When salmonella outbreaks occurred from eating tainted spinach or peanut butter, we knew that, short of avoiding these foods, we couldn't do much to reduce our risk. That's because the bacteria—responsible for 40,000 reported cases of food poisoning each year—can only be killed with high heat, and who wants to cook salad and peanut butter? But the big news this week about salmonella outbreaks linked to eggs—380 million have been recalled and counting—should serve as a wakeup call for prevention. Sure, our government must investigate what's going on in the henhouse, but we should also remember to treat raw eggs like raw chicken: wash our hands after handling them and only eat them when they're cooked.
Sounds simple right? After all, most of us, save for Rocky wannabes, don't gulp a glass of raw eggs for breakfast. But we do make eggnog with uncooked eggs. (Thank goodness it isn't holiday season.) And many of us can't resist licking cake batter or sampling cookie dough. Plus, let's not forget the dressing and sauce recipes that call for raw eggs: Caesar salad dressing; Béarnaise sauce; Hollandaise sauce; mayonnaise. Restaurant fare that contains undercooked or mishandled eggs, however, may be trickier to avoid. The Los Angeles Times reported Thursday that California high school students developed severe stomach aches in May after eating custard-filled pastries at a catered prom dinner, while a woman in Wisconsin got a high fever and diarrhea after eating a Cobb salad; in both cases, the eggs in their food came from the same farm in Galt, Iowa. The Centers for Disease Control and Prevention said it received nearly 2,000 reports of salmonella poisoning from May through July compared with the usual 700 cases seen in previous years, which spurred the agency to start investigating, and led to this week's massive egg recall.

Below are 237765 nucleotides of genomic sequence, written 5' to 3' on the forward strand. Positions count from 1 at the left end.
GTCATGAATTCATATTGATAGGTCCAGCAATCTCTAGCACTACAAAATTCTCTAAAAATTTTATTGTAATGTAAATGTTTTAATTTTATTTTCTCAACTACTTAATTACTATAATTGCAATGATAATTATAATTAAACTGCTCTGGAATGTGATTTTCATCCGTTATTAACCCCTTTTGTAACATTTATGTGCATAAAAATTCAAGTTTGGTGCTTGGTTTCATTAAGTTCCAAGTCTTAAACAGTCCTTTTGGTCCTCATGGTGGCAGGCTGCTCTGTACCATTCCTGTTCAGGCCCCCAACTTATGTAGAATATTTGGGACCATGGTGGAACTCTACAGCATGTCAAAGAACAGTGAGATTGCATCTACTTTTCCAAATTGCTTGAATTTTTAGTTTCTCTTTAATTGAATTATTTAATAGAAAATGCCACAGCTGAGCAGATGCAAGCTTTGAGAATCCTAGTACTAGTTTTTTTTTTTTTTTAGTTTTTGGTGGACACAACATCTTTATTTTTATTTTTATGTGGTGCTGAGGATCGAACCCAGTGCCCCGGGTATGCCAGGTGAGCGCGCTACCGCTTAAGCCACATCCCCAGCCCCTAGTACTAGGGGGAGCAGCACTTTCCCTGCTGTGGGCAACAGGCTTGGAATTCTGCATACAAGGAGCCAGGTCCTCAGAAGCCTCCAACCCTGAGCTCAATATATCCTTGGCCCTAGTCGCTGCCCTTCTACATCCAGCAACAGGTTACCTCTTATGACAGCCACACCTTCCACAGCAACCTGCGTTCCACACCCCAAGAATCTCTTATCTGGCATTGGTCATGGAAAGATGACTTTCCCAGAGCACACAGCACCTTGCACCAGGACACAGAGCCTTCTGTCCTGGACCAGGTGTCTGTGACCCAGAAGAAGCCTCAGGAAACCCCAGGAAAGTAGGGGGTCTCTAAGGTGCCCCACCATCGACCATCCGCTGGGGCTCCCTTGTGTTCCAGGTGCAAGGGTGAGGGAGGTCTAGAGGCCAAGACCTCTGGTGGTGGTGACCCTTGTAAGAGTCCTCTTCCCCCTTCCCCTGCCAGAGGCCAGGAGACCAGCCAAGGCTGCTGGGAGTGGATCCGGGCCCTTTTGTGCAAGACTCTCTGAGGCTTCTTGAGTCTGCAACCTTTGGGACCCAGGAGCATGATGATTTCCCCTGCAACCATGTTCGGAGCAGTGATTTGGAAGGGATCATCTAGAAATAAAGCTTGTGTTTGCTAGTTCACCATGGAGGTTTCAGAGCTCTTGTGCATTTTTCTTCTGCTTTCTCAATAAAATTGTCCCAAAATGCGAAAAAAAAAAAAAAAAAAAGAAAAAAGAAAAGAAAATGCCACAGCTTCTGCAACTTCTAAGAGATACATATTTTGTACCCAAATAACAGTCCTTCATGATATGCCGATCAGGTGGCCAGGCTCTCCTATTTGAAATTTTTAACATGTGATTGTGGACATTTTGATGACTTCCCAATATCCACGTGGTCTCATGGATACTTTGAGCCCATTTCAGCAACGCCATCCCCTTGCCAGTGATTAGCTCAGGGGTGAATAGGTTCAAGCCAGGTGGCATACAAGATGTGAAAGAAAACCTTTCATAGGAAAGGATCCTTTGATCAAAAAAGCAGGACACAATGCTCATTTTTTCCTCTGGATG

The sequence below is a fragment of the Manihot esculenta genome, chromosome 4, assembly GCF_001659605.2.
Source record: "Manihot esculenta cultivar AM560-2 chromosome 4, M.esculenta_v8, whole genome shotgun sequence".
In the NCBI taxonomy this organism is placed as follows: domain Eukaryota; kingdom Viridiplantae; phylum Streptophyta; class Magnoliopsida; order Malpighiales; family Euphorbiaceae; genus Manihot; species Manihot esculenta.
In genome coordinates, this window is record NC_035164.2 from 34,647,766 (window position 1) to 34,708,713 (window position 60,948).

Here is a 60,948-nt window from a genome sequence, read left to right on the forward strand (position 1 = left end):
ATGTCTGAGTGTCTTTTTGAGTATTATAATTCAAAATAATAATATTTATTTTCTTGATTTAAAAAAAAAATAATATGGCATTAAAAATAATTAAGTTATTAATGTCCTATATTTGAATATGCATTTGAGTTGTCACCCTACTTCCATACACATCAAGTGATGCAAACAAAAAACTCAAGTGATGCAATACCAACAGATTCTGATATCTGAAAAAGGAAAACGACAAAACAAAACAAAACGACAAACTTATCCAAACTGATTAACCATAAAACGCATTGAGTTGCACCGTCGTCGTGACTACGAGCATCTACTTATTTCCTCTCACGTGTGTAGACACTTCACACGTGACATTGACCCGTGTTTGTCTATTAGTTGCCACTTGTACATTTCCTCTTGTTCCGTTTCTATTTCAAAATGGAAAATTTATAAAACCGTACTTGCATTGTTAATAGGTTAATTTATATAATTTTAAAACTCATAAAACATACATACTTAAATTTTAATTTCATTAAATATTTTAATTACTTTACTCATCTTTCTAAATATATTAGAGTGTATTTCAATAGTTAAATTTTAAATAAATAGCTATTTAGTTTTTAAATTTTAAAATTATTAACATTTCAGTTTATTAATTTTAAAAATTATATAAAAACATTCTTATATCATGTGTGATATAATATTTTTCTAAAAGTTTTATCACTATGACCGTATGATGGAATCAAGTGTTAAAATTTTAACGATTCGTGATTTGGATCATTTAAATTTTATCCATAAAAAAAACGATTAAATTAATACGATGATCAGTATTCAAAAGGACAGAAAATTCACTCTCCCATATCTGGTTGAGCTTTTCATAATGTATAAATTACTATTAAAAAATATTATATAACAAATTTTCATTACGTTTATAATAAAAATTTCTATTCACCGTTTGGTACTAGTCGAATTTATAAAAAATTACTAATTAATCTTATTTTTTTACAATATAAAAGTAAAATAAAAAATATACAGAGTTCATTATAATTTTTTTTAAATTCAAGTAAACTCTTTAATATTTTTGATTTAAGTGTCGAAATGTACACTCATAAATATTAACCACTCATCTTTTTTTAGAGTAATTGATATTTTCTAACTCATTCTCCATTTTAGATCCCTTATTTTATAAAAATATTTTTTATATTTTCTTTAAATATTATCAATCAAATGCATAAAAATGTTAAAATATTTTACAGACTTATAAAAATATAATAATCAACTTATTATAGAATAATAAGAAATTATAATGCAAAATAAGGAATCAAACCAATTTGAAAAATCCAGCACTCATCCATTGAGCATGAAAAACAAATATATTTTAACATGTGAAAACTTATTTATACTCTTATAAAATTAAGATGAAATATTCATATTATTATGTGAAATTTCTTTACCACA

While sometimes it's impossible to avoid contracting salmonella from eggs, taking precautions can help lower your risk. The CDC offers some basic prevention tips on its website like keeping eggs refrigerated at all times, discarding cracked or dirty eggs, and washing hands, utensils, and surfaces after contact with raw eggs. But some of the agency's tips need a little more clarity. These include:
1. "Eggs should be cooked until both the white and the yolk are firm." In other words, solid. Avoid soft-boiled eggs, runny scrambled eggs, and eggs prepared sunny side up.
2. "Refrigerate unused or leftover egg-containing foods promptly." No, that doesn't mean you have to refrigerate every loaf of bread, cake, or muffin that's baked with eggs. But you should store the egg salad, casseroles, and quiches at once, or at the very least, don't leave them outside the fridge for more than two hours.
3. "Avoid eating raw eggs." That means no raw cake batter, cookie dough, or Rocky-style shakes. Got that?
4. "Avoid restaurant dishes made with raw or undercooked, unpasteurized eggs." This may be a bit tough because it requires you to grill your waitress, who may have to go into the kitchen to ask the chef, who may be less than thrilled. But it's certainly important, since restaurants tend to be a prime source of food poisoning outbreaks. Ask if any sauces or dressings that traditionally use raw eggs, such as Hollandaise sauce or Caesar salad dressing, use pasteurized eggs; these, like the egg whites you buy in a carton, are heated to temperatures high enough to kill salmonella. Otherwise avoid them. Be sure to also check the dessert menu: mousse, meringue, and tiramisu sometimes also contain uncooked eggs.